Are manufacturers getting interior design right? Vote now

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  1. Charles Mills says:

    No it won’t be an Elddis or a Lunar had a new one of each both —- build quality.
    Took it in today for rear panel to be told they now just fit caps over the cracks instead of rectifying the design fault.
    As this can also happen to the top corners I will need to make regular checks.

  2. George Meddings says:

    Interesting comments, we purchased a swift sprite 4 fb last year after years of motor homing, for the two of us this is ideal as we love the fixed bed like our last motor home, so problems, well yes i do sometimes wonder if manufacturers actually experience their products, every manufacturer seem to provide snippets of what we actually want such as enough power points, tv placing and please not next to the sink as some do, ( is that not dangerous) one thing i do miss in my swift is the electric hot plate on the stove as we caravanners/motorhomers pay for electric on site prefer when possible to use it.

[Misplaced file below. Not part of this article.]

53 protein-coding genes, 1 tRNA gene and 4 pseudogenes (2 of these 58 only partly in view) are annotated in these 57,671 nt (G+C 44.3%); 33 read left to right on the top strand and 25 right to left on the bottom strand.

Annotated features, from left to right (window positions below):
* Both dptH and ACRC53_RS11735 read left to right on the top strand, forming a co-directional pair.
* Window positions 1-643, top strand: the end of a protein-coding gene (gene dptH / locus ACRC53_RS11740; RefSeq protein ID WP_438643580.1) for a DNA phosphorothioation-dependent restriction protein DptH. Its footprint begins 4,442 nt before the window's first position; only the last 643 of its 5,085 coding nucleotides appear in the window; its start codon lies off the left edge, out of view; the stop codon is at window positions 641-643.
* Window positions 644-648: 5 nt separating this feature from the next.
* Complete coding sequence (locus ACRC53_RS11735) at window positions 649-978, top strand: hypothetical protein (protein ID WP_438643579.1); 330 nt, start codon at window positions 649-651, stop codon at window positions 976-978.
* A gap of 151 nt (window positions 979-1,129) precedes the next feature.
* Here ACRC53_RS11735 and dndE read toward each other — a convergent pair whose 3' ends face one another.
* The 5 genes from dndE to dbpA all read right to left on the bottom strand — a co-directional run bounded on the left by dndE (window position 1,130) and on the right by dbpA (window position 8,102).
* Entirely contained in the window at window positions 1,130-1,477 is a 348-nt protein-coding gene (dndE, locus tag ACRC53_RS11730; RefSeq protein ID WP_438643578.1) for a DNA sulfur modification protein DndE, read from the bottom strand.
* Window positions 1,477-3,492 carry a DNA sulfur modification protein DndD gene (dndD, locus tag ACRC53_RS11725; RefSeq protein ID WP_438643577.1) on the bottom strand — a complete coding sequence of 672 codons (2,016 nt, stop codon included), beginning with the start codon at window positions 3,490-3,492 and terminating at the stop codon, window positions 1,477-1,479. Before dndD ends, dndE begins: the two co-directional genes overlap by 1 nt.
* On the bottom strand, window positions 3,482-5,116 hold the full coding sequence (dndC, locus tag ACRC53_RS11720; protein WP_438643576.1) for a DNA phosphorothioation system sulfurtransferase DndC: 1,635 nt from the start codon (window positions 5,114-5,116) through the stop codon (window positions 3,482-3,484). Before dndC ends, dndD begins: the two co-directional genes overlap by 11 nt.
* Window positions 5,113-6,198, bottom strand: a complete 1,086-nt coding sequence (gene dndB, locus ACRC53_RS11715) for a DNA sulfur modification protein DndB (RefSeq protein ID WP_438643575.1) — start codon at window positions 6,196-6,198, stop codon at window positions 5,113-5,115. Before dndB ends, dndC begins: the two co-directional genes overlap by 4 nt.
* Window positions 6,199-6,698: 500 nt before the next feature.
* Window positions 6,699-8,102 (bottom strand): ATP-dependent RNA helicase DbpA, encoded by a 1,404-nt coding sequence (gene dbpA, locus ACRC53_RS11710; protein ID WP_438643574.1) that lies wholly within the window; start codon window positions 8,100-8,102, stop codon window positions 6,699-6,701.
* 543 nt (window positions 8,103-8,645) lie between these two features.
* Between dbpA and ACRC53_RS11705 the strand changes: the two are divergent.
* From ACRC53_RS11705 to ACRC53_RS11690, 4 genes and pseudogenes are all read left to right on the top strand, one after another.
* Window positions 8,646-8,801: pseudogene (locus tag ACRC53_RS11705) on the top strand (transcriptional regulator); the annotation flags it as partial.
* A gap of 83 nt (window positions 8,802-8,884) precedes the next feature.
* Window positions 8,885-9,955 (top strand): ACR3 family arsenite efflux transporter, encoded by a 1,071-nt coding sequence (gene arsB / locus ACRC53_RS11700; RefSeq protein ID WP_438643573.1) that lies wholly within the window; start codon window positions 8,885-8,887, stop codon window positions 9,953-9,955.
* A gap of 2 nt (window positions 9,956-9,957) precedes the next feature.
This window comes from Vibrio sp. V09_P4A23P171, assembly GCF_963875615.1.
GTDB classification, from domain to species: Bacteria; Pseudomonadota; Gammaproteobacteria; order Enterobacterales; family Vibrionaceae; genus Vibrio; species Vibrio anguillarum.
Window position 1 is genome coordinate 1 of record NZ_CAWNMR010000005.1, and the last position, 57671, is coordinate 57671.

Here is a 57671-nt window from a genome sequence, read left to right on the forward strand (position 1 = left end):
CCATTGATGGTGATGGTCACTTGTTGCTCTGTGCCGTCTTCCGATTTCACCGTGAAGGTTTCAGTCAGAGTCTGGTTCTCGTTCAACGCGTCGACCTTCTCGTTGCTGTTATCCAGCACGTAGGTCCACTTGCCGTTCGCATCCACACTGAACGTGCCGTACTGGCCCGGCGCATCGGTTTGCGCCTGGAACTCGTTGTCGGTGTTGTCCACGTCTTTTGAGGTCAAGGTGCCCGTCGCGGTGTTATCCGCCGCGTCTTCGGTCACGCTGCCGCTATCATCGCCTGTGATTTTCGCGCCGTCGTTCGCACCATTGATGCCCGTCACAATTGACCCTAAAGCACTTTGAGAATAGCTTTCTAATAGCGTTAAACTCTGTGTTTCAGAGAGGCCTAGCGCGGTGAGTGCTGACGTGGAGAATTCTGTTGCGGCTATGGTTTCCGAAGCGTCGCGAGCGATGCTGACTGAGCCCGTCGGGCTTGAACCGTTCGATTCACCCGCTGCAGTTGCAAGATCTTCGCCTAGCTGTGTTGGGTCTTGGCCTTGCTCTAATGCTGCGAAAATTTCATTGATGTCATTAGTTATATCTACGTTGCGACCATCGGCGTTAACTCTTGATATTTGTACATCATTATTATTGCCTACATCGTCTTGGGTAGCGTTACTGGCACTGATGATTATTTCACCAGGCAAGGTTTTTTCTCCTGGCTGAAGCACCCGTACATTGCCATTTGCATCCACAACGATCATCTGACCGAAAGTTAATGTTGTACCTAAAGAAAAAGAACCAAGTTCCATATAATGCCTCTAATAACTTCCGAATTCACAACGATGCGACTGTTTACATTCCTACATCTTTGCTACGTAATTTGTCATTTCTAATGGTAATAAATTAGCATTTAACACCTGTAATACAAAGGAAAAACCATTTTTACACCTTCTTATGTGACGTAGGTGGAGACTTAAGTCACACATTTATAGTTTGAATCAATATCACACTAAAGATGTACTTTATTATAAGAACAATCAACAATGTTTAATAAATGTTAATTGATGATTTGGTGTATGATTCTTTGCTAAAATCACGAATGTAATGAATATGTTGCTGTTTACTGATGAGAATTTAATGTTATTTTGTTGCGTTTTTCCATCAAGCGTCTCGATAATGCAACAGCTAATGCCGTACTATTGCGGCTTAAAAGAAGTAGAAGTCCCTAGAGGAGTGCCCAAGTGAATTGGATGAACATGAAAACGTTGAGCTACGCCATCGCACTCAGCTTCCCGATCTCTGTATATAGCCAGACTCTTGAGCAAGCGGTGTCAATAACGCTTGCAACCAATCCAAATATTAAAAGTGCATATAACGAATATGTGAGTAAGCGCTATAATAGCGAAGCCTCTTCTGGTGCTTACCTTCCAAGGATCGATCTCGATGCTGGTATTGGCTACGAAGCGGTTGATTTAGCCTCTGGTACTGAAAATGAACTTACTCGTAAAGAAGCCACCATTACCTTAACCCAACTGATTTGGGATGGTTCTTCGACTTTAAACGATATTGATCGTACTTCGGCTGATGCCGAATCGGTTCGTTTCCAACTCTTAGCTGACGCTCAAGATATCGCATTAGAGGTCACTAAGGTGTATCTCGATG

Like all we have an awning with no electric or gas point outside, how about providing them as they are a 21st century requirement now, as for interior we find beige and brown neutral colours which is on our list of priority’s when choosing a van unlike some orange red yuk

    • John Gray says:

      It’s a strange situation. The electric hot plate, external gas and electric points are available on Eccles and Eccles Sport (Europa as was), but not on Sprite, although they are all made at the same factory.

  3. chris richards says:

    We have a Senator California series 6, carpets are a light beige, totally unsuitable so we use carpet squares for the area inside the door to soak up the worst wet and mud, also, why can’t designers sort out a decent backrest that could be added, when stretched out on the lounge seat either my head is against the window or I get a sore back, not rocket science

  4. Raymond Oakey says: